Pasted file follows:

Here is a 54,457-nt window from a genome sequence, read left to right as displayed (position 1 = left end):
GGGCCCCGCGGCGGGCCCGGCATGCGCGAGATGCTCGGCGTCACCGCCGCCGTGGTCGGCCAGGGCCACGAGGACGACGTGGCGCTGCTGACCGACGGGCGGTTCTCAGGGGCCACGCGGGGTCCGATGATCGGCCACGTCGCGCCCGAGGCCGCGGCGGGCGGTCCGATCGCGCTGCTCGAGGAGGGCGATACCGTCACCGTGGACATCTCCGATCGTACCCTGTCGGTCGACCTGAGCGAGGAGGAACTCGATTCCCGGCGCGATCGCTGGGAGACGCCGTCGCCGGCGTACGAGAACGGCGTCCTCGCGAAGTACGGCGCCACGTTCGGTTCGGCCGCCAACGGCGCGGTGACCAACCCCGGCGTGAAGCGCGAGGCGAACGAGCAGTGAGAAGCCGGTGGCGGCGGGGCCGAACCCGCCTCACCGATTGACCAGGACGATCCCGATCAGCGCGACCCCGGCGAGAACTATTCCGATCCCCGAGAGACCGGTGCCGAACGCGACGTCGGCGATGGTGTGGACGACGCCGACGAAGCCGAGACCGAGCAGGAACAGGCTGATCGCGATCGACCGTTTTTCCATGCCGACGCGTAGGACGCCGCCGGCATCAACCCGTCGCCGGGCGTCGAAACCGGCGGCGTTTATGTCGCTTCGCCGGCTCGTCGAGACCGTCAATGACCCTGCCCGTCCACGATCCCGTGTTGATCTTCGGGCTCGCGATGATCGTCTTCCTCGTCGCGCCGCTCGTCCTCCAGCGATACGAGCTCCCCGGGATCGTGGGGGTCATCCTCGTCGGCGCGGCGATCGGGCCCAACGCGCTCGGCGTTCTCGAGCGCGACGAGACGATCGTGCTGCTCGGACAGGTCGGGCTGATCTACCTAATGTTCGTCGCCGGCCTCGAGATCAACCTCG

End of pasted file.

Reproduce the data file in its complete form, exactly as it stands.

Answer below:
Here is a 54,457-nt window from a genome sequence, read left to right as displayed (position 1 = left end):
GGGCCCCGCGGCGGGCCCGGCATGCGCGAGATGCTCGGCGTCACCGCCGCCGTGGTCGGCCAGGGCCACGAGGACGACGTGGCGCTGCTGACCGACGGGCGGTTCTCAGGGGCCACGCGGGGTCCGATGATCGGCCACGTCGCGCCCGAGGCCGCGGCGGGCGGTCCGATCGCGCTGCTCGAGGAGGGCGATACCGTCACCGTGGACATCTCCGATCGTACCCTGTCGGTCGACCTGAGCGAGGAGGAACTCGATTCCCGGCGCGATCGCTGGGAGACGCCGTCGCCGGCGTACGAGAACGGCGTCCTCGCGAAGTACGGCGCCACGTTCGGTTCGGCCGCCAACGGCGCGGTGACCAACCCCGGCGTGAAGCGCGAGGCGAACGAGCAGTGAGAAGCCGGTGGCGGCGGGGCCGAACCCGCCTCACCGATTGACCAGGACGATCCCGATCAGCGCGACCCCGGCGAGAACTATTCCGATCCCCGAGAGACCGGTGCCGAACGCGACGTCGGCGATGGTGTGGACGACGCCGACGAAGCCGAGACCGAGCAGGAACAGGCTGATCGCGATCGACCGTTTTTCCATGCCGACGCGTAGGACGCCGCCGGCATCAACCCGTCGCCGGGCGTCGAAACCGGCGGCGTTTATGTCGCTTCGCCGGCTCGTCGAGACCGTCAATGACCCTGCCCGTCCACGATCCCGTGTTGATCTTCGGGCTCGCGATGATCGTCTTCCTCGTCGCGCCGCTCGTCCTCCAGCGATACGAGCTCCCCGGGATCGTGGGGGTCATCCTCGTCGGCGCGGCGATCGGGCCCAACGCGCTCGGCGTTCTCGAGCGCGACGAGACGATCGTGCTGCTCGGACAGGTCGGGCTGATCTACCTAATGTTCGTCGCCGGCCTCGAGATCAACCTCG